Communism is a force for good, liberty, and justice, right?
Written By: Enrique Pineda Barnet & Yevgeni Yevtushenko
Directed By: Mikhail Kalatozov
Propaganda films are a tricky subject, for the filmmakers and the audience. By their very nature propaganda films are one sided, offering an extremely biased take on the given subject. What can elevate a propaganda film above the label of being “just a propaganda film” is the craftsmanship of the people involved with the production. Soy Cuba is a propaganda film, but because of the skill put on display by the director, Mikhail Kalatozov, it is so much more than “just a propaganda film.”
I spent a good portion of my time awed by what I was seeing in Soy Cuba. The film is gorgeous, it easily ranks among the most beautifully filmed movies I have ever seen. But, it’s more than how gorgeous the film is that left me in awe. I had a hard time understanding how in 1964 Gospodin Kalatozov was able to move his camera the way he did. At times his camera floats across surfaces it should not be able to float across. The camera moves in a way that seemed very ahead of its time. Take for instance a moment in the film when the camera scales up and down the side of a building in a downtown setting. I don’t know how Gospodin Kalatozov was able to get his camera to travel up and down the building like he did. But, the camera doesn’t just travel up and down the building, it floats across the building like some kind of ethereal being.
Soy Cuba is full of moments of stunning beauty, so many moments that the film easily transcends its propaganda nature. Gospodin Kalatozov’s film is one sided, it is a film about the glory of Communism and the perils of democracy. But, it is a luscious film, as pleasing to the eyes as any film one is likely to come across. The story is thin, but it’s very dream like in a way that suits the visuals. We float from vignette to vignette much like how the camera floats from scene to scene. At the same time there are very tense moments within Soy Cuba’s run time. One such intense sequence involves a man on a building with a sniper rifle. As his scope roams over the cityscape, and we see from the viewpoint of said scope, it is clear how much power the sniper holds. Each second that his scope passes over buildings and people is a second filled with an intensity not found in most action movies.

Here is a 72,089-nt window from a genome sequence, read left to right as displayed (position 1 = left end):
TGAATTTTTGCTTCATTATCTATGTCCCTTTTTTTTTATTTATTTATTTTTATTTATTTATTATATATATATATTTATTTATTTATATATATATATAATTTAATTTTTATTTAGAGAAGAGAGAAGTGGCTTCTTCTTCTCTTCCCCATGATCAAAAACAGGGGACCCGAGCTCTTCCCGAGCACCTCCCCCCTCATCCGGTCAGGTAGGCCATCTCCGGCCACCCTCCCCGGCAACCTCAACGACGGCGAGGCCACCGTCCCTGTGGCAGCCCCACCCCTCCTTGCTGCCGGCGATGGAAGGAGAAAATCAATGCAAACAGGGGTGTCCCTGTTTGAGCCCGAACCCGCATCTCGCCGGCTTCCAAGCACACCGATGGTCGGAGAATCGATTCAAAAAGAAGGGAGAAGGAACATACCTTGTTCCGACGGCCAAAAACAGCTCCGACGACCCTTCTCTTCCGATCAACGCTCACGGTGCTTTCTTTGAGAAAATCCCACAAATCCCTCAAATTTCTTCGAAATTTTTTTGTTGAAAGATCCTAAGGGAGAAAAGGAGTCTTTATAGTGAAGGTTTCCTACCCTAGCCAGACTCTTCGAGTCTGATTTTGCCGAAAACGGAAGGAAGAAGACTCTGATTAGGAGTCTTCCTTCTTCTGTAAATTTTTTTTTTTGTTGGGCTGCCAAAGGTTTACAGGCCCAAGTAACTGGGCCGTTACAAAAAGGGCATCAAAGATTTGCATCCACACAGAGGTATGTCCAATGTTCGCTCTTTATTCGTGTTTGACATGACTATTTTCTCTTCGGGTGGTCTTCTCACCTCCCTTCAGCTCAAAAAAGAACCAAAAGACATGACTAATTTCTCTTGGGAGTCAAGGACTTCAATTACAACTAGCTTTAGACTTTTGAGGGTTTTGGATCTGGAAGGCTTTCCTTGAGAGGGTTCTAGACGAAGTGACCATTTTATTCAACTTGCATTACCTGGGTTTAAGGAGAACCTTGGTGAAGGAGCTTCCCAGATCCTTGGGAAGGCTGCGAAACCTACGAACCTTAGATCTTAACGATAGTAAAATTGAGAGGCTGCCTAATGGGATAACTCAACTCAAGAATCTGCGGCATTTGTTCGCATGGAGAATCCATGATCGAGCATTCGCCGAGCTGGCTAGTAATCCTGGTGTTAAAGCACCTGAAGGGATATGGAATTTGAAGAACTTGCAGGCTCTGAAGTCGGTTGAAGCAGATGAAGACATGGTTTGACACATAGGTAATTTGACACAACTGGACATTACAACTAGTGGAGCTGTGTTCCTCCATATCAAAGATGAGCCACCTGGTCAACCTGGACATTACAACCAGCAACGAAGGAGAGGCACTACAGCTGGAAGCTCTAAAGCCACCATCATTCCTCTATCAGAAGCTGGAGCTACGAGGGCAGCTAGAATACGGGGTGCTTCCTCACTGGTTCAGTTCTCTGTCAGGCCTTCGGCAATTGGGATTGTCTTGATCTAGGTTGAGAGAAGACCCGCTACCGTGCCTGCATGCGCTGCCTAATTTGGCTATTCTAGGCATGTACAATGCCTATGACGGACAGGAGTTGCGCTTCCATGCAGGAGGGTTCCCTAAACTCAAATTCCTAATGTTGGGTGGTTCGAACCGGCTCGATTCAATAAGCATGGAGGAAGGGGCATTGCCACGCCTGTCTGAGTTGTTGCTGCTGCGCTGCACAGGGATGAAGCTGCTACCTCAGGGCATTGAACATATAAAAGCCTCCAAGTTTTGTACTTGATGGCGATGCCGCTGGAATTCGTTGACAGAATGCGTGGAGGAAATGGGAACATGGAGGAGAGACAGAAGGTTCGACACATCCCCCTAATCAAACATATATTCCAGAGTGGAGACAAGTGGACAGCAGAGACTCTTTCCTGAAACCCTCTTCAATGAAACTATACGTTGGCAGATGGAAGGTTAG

The narrative in Soy Cuba is lacking, the point that Communism is so much better than democracy is old hat after the first half hour or so. Still, the amazing visuals of Soy Cuba make up for any story deficiencies. I’d recommend Soy Cuba as a cultural oddity, but I’d highly recommend it as a visual spectacle. Movies that are as wondrously filmed as Soy Cuba are a rarity, and this is one rarity that is well worth seeing.